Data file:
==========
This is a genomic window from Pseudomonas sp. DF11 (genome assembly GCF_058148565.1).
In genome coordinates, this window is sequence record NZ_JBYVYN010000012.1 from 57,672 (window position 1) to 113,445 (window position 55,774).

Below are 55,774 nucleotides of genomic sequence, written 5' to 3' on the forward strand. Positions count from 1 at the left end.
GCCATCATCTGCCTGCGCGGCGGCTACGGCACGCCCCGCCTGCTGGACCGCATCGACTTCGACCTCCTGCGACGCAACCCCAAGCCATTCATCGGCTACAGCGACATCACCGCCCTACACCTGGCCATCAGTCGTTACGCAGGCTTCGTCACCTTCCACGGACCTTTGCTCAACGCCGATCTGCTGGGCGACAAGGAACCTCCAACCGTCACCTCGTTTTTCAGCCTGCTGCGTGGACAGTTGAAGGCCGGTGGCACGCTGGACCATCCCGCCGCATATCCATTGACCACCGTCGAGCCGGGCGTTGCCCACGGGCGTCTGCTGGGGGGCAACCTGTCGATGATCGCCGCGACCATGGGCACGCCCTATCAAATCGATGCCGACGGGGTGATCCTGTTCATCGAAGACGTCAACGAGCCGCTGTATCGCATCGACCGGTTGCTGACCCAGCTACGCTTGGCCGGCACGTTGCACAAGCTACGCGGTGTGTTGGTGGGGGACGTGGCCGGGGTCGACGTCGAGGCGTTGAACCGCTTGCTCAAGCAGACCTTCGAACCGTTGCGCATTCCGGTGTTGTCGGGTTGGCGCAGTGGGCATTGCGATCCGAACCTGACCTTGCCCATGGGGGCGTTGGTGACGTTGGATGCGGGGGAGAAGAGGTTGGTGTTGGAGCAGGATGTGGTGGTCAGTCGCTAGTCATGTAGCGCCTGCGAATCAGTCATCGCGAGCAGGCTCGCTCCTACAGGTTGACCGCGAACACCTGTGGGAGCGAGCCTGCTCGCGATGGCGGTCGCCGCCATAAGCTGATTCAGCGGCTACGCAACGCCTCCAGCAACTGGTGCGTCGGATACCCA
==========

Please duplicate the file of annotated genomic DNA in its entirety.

This is a genomic window from Pseudomonas sp. DF11 (genome assembly GCF_058148565.1).
In genome coordinates, this window is sequence record NZ_JBYVYN010000012.1 from 57,672 (window position 1) to 113,445 (window position 55,774).

Below are 55,774 nucleotides of genomic sequence, written 5' to 3' on the forward strand. Positions count from 1 at the left end.
GCCATCATCTGCCTGCGCGGCGGCTACGGCACGCCCCGCCTGCTGGACCGCATCGACTTCGACCTCCTGCGACGCAACCCCAAGCCATTCATCGGCTACAGCGACATCACCGCCCTACACCTGGCCATCAGTCGTTACGCAGGCTTCGTCACCTTCCACGGACCTTTGCTCAACGCCGATCTGCTGGGCGACAAGGAACCTCCAACCGTCACCTCGTTTTTCAGCCTGCTGCGTGGACAGTTGAAGGCCGGTGGCACGCTGGACCATCCCGCCGCATATCCATTGACCACCGTCGAGCCGGGCGTTGCCCACGGGCGTCTGCTGGGGGGCAACCTGTCGATGATCGCCGCGACCATGGGCACGCCCTATCAAATCGATGCCGACGGGGTGATCCTGTTCATCGAAGACGTCAACGAGCCGCTGTATCGCATCGACCGGTTGCTGACCCAGCTACGCTTGGCCGGCACGTTGCACAAGCTACGCGGTGTGTTGGTGGGGGACGTGGCCGGGGTCGACGTCGAGGCGTTGAACCGCTTGCTCAAGCAGACCTTCGAACCGTTGCGCATTCCGGTGTTGTCGGGTTGGCGCAGTGGGCATTGCGATCCGAACCTGACCTTGCCCATGGGGGCGTTGGTGACGTTGGATGCGGGGGAGAAGAGGTTGGTGTTGGAGCAGGATGTGGTGGTCAGTCGCTAGTCATGTAGCGCCTGCGAATCAGTCATCGCGAGCAGGCTCGCTCCTACAGGTTGACCGCGAACACCTGTGGGAGCGAGCCTGCTCGCGATGGCGGTCGCCGCCATAAGCTGATTCAGCGGCTACGCAACGCCTCCAGCAACTGGTGCGTCGGATACCCA